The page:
• Hats, 3/11/11

    Train Improvement group gathers
    Dissatisfaction is seeping into the Grove.
    Those among Grovians who need to travel are expressing deep concern with the services extended by the Southern Pacific railroad. Included among their complaints are late or missing train arrivals and departures, unclean cars, rising fares, and uncomfortable seating.
    James Harper, Postmaster, who attended the gathering, said that transportation inadequacies were making it difficult to handle the Grove’s mail in an appropriate and timely manner.
    Southern Pacific Passenger Supervisor E. Schillingsburg traveled here from San Francisco to meet with a committee of dissidents. Schillingsburg said that he was at a loss to understand exactly what was causing the problems, but that they would be looked into as soon as possible. The committee agreed to put off further protests until Schillingsburg’s report is received.

    Trustees meet
    Pacific Grove’s Board of Trustees met in adjourned session on Monday evening with all members present except Trustee Berwick.
    The clerk read a communication from Inspector Birks stating that the portion of the city west of the Southern Pacific tracks is infested with rats and ground squirrels, and that these pests must be exterminated. The trustees agreed.
    E. S. Johnston also read a communication from Trustee Berwick in which it was stated that I. D. Norton is preparing a brief plan for a surface-water drain for Fifteenth street and that he is in favor of this for storm water dispersal.
    A communication from H. E. Van Horn, who formerly conducted business as the Grove Laundry, was read. Van Horn asked that he and his bondsman be relieved from further responsibility in regard to the waterway leading to the laundry. The trustees agreed, and planned to make inquiries of the new owner.
    L. H. Peterson was present and asked that the Board reimburse him for the repairs made on the Pavilion rink, the amount being $185.65. Request approved.
    Trustee Oyer reported that the Wood brothers and Hugo Futterer of Monterey are coming to the Grove with their wagons and soliciting trade. It was decided that these gentlemen must either take out a Grove license or stop doing business here.

    Notice to redeem
    E. C. Smith wishes to advise Dorothy Watson that certain property situated in Pacific Grove was sold to him for delinquent taxes for the year 1909 by the county tax collector E. B. Rich. The sum involved was $12.01. Be it now known that the opportunity to redeem said property is extended by Smith to Miss Watson until the 26th day of April, 1911. The amount must be paid in cash, as well as all required fees and fines.

    Treble Clef Club to sing
    The date has been set for the high-class concert by the Treble Clef Club. It will be given on Monday evening, April 3, in the Civic Club hall. This should be an event well attended by the music-loving public. The music to be presented will be composed of high-class sacred music suitable to the Easter season.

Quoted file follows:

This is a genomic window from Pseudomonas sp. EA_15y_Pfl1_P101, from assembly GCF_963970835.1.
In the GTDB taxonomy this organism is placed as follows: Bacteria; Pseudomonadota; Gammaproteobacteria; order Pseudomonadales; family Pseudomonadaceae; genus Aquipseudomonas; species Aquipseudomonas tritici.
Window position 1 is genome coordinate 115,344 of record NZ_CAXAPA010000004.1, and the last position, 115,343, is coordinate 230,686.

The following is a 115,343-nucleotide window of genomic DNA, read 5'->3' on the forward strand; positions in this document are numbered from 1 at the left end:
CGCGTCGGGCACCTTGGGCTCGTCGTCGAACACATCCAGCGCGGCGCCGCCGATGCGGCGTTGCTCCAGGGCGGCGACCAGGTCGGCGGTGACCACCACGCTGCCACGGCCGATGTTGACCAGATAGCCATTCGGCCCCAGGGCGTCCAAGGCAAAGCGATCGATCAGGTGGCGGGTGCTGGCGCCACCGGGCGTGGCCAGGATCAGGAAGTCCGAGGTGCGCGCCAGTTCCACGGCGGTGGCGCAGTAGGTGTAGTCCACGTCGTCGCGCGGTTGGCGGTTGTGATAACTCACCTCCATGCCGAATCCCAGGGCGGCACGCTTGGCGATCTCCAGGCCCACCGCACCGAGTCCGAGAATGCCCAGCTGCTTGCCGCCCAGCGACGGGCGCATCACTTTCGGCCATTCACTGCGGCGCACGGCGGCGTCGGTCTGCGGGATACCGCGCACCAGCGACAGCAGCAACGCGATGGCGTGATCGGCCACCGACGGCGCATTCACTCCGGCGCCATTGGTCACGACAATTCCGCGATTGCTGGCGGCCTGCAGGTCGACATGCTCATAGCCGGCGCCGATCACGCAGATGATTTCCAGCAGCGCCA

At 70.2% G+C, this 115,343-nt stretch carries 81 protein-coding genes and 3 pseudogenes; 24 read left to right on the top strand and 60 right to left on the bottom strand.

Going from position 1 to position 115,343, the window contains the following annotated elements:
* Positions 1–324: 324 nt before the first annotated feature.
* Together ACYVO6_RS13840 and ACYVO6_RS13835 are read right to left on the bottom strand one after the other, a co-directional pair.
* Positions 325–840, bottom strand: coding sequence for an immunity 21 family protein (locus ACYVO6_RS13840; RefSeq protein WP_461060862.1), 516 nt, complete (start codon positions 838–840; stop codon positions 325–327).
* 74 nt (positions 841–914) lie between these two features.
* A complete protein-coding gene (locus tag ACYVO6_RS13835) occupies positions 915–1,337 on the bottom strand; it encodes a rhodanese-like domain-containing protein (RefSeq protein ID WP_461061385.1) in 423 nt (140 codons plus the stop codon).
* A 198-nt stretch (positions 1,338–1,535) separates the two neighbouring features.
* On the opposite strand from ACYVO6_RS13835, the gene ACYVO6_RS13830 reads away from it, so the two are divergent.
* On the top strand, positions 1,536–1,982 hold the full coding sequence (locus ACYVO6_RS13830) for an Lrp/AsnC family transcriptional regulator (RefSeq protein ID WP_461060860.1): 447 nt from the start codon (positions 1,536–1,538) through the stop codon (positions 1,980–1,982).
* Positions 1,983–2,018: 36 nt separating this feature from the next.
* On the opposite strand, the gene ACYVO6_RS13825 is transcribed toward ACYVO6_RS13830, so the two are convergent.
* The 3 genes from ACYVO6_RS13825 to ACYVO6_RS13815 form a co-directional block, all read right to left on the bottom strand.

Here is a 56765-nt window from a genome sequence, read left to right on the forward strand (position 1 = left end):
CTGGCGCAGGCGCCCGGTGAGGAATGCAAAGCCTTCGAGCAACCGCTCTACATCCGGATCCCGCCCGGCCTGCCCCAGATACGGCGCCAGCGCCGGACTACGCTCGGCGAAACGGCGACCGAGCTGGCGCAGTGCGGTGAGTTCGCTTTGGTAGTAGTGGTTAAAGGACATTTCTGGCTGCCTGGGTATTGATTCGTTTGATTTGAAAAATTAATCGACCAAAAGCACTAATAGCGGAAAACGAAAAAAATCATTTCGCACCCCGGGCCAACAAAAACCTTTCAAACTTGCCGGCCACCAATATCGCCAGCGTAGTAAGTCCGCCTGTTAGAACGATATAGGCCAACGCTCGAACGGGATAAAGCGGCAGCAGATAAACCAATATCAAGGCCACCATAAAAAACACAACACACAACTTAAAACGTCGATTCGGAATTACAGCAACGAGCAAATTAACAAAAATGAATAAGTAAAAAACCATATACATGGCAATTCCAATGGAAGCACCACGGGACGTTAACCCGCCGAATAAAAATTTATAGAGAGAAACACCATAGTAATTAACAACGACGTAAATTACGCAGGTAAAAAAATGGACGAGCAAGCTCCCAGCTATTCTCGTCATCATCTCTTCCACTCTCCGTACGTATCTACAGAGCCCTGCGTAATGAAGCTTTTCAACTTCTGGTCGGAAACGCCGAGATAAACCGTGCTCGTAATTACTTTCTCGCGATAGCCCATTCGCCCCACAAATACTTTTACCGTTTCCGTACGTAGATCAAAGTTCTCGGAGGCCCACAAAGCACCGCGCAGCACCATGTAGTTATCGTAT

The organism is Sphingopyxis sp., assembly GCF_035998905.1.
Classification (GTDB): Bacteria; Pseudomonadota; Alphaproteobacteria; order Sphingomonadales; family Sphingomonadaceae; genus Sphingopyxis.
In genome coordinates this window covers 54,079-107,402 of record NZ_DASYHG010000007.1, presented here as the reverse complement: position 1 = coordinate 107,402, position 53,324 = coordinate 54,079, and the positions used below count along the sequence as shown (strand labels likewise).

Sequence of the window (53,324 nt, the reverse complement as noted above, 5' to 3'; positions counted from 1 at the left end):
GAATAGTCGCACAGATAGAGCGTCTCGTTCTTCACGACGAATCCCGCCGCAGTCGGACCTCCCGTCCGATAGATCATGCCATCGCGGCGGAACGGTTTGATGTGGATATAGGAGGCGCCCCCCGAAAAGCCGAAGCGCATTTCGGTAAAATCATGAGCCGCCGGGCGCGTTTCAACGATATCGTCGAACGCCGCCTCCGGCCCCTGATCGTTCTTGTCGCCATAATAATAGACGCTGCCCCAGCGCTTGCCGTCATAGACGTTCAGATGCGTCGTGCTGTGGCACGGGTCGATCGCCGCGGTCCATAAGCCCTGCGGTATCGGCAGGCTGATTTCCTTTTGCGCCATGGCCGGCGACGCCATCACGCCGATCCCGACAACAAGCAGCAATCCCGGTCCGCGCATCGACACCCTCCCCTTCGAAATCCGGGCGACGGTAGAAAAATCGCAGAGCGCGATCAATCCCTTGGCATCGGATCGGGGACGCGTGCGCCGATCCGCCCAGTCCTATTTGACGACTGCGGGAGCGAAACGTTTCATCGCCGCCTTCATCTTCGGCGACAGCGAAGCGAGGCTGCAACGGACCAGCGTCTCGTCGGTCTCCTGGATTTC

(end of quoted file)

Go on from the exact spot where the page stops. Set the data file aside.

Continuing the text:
Miss Edith Pickering, the talented soprano of the Presidio of Monterey, has kindly consented to assist the club. Her selections will add greatly to the enjoyment of the program. Her featured selection will be Gallia, a motet by Gounod. I
    Tickets are now on sale for the concert and everyone should assist the club by purchasing one of more.

    Travel advisory
    Roads between here and Gilroy are so rough as to be almost impassable, and the bridge is gone between Sargents and Gilroy For those requiring passage to Gilroy, the railroad is suggested. II

    Middle West in grip of a blizzard
    For those in awe of the periods of cold, high wind, and rain pestering Pacific Grove for the past few weeks, be in sympathy for the Middle West. Heavy snow has caused considerable damage. Roads are blocked. The railroad east to Philadelphia and New York is blocked and impassable. Lines north are also cut off.

    Notes from around the area…
    • The Neal System is the very best way to unload yourself of a drinking habit. With Neal (San Francisco) the control of booze over you will be broken in a mere three days at a very reasonable cost.
    • The Monterey-Pacific Grove BPOE will meet Tuesday evening, 7 pm, at the Scobie Hall on the corner of 17th and Lighthouse, to discuss organization. III
    • The funeral of the late Mrs. Hannah Moren will be held at the Methodist church on Wednesday afternoon, 2 o’clock. Rev. Leslie Burwell is to be the officiating clergyman.

    The cost of living…
    • Blue Ribbon Creamery Butter from F. J. Wyeth, Grocer. 35¢ by the pound.
    • Phillips & Lawrey, a hardware where you can find paints, oils, and wallpaper. Police lanterns with a 3-inch bulls eye, $1.15.
    • Sporting goods at Holman’s store. The highest grade smokeless powder, $3.15 for five-pound bag. Clay pigeons for skeet shooting, $2 per box of 500. Live target-bird releases and live birds also available. IV

    Author’s Notes
    I. A motet is a highly varied choral musical composition. Charles-François Gounod (1818 – 1893), a French music master, was best known for Ave Maria.
    II. The weather in 1911 was very much like the weather in 2011. Notice the news item that follows above about the heavy snow storm that occurred back east.
    III. The Pacific Grove Elks Lodge failed. Monterey Elks Lodge was formed a year later, in 1912, with a core of 26 Elks transferred from the Salinas lodge. The Monterey Elks first met at the Del Monte Hotel.
    IV. The Humane Society would have paled to learn that live birds were being sold for skeet shooting and target practice.

    posted to Cedar Street Times on March 11, 2011

    Topics: High Hats and Parasols


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